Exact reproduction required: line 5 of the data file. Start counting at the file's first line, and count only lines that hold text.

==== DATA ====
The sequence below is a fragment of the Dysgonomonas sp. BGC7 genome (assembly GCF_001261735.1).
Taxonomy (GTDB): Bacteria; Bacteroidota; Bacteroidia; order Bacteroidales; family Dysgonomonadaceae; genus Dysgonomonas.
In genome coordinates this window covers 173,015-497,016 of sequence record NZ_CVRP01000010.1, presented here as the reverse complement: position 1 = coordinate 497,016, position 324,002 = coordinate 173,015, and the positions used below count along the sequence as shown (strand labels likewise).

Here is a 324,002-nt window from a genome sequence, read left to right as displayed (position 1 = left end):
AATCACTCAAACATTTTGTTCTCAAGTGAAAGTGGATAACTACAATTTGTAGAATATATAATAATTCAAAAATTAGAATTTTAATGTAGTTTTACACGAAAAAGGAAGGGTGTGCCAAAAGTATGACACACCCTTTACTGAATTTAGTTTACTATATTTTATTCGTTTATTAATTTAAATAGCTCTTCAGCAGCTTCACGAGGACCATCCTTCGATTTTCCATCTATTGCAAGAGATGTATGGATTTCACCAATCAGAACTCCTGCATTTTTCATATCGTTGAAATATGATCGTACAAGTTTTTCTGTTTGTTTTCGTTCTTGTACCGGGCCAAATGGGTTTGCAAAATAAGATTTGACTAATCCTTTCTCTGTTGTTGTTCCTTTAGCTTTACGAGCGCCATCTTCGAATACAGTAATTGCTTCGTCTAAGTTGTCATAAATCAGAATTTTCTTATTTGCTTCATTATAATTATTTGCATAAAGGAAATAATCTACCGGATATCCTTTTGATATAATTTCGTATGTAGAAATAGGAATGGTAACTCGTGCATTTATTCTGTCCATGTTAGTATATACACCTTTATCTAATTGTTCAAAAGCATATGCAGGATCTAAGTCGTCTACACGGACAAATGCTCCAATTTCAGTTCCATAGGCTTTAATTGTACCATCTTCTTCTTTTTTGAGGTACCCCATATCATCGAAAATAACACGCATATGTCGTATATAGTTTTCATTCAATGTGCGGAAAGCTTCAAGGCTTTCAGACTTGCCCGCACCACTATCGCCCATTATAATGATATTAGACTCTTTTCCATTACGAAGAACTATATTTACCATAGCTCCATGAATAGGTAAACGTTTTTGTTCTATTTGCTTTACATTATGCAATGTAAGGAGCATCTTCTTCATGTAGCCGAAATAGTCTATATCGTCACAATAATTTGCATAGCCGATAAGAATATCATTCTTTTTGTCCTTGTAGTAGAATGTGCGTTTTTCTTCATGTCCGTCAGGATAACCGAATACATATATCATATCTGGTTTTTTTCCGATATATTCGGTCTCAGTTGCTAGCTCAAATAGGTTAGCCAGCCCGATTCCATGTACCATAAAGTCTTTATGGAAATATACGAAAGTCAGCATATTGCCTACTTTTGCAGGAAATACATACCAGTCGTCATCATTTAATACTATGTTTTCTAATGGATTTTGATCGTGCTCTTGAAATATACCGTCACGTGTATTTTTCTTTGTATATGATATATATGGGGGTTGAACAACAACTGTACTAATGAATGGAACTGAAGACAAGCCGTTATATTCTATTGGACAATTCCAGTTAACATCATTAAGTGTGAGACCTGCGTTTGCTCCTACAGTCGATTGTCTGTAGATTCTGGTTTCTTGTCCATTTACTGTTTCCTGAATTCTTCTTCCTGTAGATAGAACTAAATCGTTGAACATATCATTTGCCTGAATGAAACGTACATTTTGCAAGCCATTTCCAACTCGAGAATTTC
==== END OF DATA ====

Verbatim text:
AATCACTCAAACATTTTGTTCTCAAGTGAAAGTGGATAACTACAATTTGTAGAATATATAATAATTCAAAAATTAGAATTTTAATGTAGTTTTACACGAAAAAGGAAGGGTGTGCCAAAAGTATGACACACCCTTTACTGAATTTAGTTTACTATATTTTATTCGTTTATTAATTTAAATAGCTCTTCAGCAGCTTCACGAGGACCATCCTTCGATTTTCCATCTATTGCAAGAGATGTATGGATTTCACCAATCAGAACTCCTGCATTTTTCATATCGTTGAAATATGATCGTACAAGTTTTTCTGTTTGTTTTCGTTCTTGTACCGGGCCAAATGGGTTTGCAAAATAAGATTTGACTAATCCTTTCTCTGTTGTTGTTCCTTTAGCTTTACGAGCGCCATCTTCGAATACAGTAATTGCTTCGTCTAAGTTGTCATAAATCAGAATTTTCTTATTTGCTTCATTATAATTATTTGCATAAAGGAAATAATCTACCGGATATCCTTTTGATATAATTTCGTATGTAGAAATAGGAATGGTAACTCGTGCATTTATTCTGTCCATGTTAGTATATACACCTTTATCTAATTGTTCAAAAGCATATGCAGGATCTAAGTCGTCTACACGGACAAATGCTCCAATTTCAGTTCCATAGGCTTTAATTGTACCATCTTCTTCTTTTTTGAGGTACCCCATATCATCGAAAATAACACGCATATGTCGTATATAGTTTTCATTCAATGTGCGGAAAGCTTCAAGGCTTTCAGACTTGCCCGCACCACTATCGCCCATTATAATGATATTAGACTCTTTTCCATTACGAAGAACTATATTTACCATAGCTCCATGAATAGGTAAACGTTTTTGTTCTATTTGCTTTACATTATGCAATGTAAGGAGCATCTTCTTCATGTAGCCGAAATAGTCTATATCGTCACAATAATTTGCATAGCCGATAAGAATATCATTCTTTTTGTCCTTGTAGTAGAATGTGCGTTTTTCTTCATGTCCGTCAGGATAACCGAATACATATATCATATCTGGTTTTTTTCCGATATATTCGGTCTCAGTTGCTAGCTCAAATAGGTTAGCCAGCCCGATTCCATGTACCATAAAGTCTTTATGGAAATATACGAAAGTCAGCATATTGCCTACTTTTGCAGGAAATACATACCAGTCGTCATCATTTAATACTATGTTTTCTAATGGATTTTGATCGTGCTCTTGAAATATACCGTCACGTGTATTTTTCTTTGTATATGATATATATGGGGGTTGAACAACAACTGTACTAATGAATGGAACTGAAGACAAGCCGTTATATTCTATTGGACAATTCCAGTTAACATCATTAAGTGTGAGACCTGCGTTTGCTCCTACAGTCGATTGTCTGTAGATTCTGGTTTCTTGTCCATTTACTGTTTCCTGAATTCTTCTTCCTGTAGATAGAACTAAATCGTTGAACATATCATTTGCCTGAATGAAACGTACATTTTGCAAGCCATTTCCAACTCGAGAATTTC